How to do A/B Testing
A/B testing, put simply, is testing two different webpages (or different elements of a webpage) against the other and seeing which one performs best. Half of your visitors are directed to webpage A and the other half to webpage B, whichever page gets a better conversion rate is the one you use. This process can be done in different ways and some people prefer to use multiple webpages which is called multivariate testing. A/B testing allows you to see which campaign is more appealing to clients and develop a strategy that is the most attractive to your target audience.
Step One: What are you testing?
Before you can begin, you need to decide what it is that you want to test, what you want to find out, and what you want to improve. There are a number of things that can be tested from the layout to the images used, the amount of text on a landing page, to the call to action button and many more. You need to be clear exactly what it is that you want to test and make sure that this is the only thing you change.
Step Two: What tool will you use?
Once you have decided what you want to test, it is time to select a tool that can do the job. If you are comfortable hardcoding or you have your own software then you can skip this step but if not, then here are some sites you can use: Optimizely, Visual Website Optimizer or Unbounce.
Step Three: A Controller and a Challenger
Once you have established the tool you will use to run the test, you then need to create an alternative to your existing variant. If you want to test whether you have too much text on a webpage then you need to create a new webpage with less text or a variant with less text that you can then swop in on the same webpage. The existing webpage would be the controller and the redesigned webpage or text variant would then become the challenger.
Step Four: Replace or Redirect
There are one of two ways you can do A/B testing. For example, let’s say that you have chosen to test the call to action. One way of doing A/B testing will replace the call to action button randomly on the same webpage so that some people see, for example, a smaller sign up button and other people will see a larger sign up button on your same webpage. If you want to see which theme works better for example, then the other way of doing it is to create a different webpage. Some people will be directed to the existing one and others will be redirected to the new one.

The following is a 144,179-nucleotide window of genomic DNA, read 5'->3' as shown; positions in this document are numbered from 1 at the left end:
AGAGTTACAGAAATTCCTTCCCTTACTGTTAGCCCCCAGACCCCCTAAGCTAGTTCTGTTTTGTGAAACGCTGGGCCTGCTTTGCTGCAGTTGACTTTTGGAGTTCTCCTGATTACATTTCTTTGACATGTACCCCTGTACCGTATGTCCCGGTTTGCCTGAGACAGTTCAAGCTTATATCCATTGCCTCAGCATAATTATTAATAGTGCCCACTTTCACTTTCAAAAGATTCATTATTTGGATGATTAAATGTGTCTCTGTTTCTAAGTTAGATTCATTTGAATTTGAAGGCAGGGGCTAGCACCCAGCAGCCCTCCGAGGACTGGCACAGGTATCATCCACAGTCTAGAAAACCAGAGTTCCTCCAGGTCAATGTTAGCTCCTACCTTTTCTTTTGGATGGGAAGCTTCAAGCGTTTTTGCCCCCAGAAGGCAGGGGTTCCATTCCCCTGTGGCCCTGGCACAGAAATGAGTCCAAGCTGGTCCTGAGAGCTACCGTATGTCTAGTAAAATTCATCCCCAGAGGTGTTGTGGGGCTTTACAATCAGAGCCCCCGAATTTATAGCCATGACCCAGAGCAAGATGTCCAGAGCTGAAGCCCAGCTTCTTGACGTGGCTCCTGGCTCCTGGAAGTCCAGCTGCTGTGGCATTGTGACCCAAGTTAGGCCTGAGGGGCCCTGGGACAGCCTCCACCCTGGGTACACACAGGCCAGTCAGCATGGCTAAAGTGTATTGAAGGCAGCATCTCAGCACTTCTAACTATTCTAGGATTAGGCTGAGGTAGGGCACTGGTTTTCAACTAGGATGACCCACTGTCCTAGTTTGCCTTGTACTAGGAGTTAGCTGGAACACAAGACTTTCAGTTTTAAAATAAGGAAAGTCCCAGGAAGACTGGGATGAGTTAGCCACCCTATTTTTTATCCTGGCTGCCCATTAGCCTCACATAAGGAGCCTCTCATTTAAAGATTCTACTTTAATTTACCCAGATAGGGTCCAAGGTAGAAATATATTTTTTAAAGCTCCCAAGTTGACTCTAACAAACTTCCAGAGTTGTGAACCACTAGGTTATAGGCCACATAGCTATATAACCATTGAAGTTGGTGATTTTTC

Step Five: How significant do you want your results to be?
Before you start the test, you need to determine how significant the results need to be for you to choose one variant over the other. The higher your percentage level the better. Usually, a 95% minimum confidence level is used. However, this percentage is most often for time strenuous tests. In other tests that are not as demanding, the confidence level can be lowered.
Step Six: Conversion
After conducting the test for a substantial amount of time and once you have achieved your confidence level, you can determine which button, webpage, theme or call to action led to more conversions than the other. Now, you can take action based on the results of your test and increase your sales.
Some things to consider when A/B testing:
- You must always test each sample at the same time. Testing them at different times may not mean that one is more successful than the other, it might just mean that there were more sales during that specific time. It is imperative for the accuracy of these tests that they are done at the same time to produce valid results.
- It is important that you leave the tests up for a considerable amount of time. If one is instantly doing better than the other, it does not necessarily mean that it is better it might just mean that it was a good day for sales on that day. It is best to run your test for a full week – Monday to Monday and if the results are not significant enough, run it for another seven days until they are. Pay attention to holidays and external factors that may have affected your A/B test that might make it less reliable.
- Only run one test at a time, running multiple tests on different things will cause unreliable results and you will not know whether it was the button that made users choose to buy or the webpage or the amount of text. One test, on one thing at a time.
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